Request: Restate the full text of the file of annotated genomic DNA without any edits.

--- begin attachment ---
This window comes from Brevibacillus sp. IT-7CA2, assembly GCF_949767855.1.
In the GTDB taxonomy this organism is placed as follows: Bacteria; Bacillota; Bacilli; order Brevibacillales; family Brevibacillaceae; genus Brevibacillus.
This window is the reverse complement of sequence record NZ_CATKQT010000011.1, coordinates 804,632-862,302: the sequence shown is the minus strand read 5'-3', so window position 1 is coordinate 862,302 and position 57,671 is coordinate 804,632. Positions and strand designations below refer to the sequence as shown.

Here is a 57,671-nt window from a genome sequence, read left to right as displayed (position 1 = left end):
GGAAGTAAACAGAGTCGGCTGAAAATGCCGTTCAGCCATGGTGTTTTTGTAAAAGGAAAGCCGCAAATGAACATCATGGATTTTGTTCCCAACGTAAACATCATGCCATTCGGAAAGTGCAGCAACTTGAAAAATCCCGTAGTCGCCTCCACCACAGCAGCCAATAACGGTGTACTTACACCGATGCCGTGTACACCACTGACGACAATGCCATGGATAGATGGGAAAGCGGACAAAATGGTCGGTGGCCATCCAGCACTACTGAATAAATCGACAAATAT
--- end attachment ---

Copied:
This window comes from Brevibacillus sp. IT-7CA2, assembly GCF_949767855.1.
In the GTDB taxonomy this organism is placed as follows: Bacteria; Bacillota; Bacilli; order Brevibacillales; family Brevibacillaceae; genus Brevibacillus.
This window is the reverse complement of sequence record NZ_CATKQT010000011.1, coordinates 804,632-862,302: the sequence shown is the minus strand read 5'-3', so window position 1 is coordinate 862,302 and position 57,671 is coordinate 804,632. Positions and strand designations below refer to the sequence as shown.

Here is a 57,671-nt window from a genome sequence, read left to right as displayed (position 1 = left end):
GGAAGTAAACAGAGTCGGCTGAAAATGCCGTTCAGCCATGGTGTTTTTGTAAAAGGAAAGCCGCAAATGAACATCATGGATTTTGTTCCCAACGTAAACATCATGCCATTCGGAAAGTGCAGCAACTTGAAAAATCCCGTAGTCGCCTCCACCACAGCAGCCAATAACGGTGTACTTACACCGATGCCGTGTACACCACTGACGACAATGCCATGGATAGATGGGAAAGCGGACAAAATGGTCGGTGGCCATCCAGCACTACTGAATAAATCGACAAATAT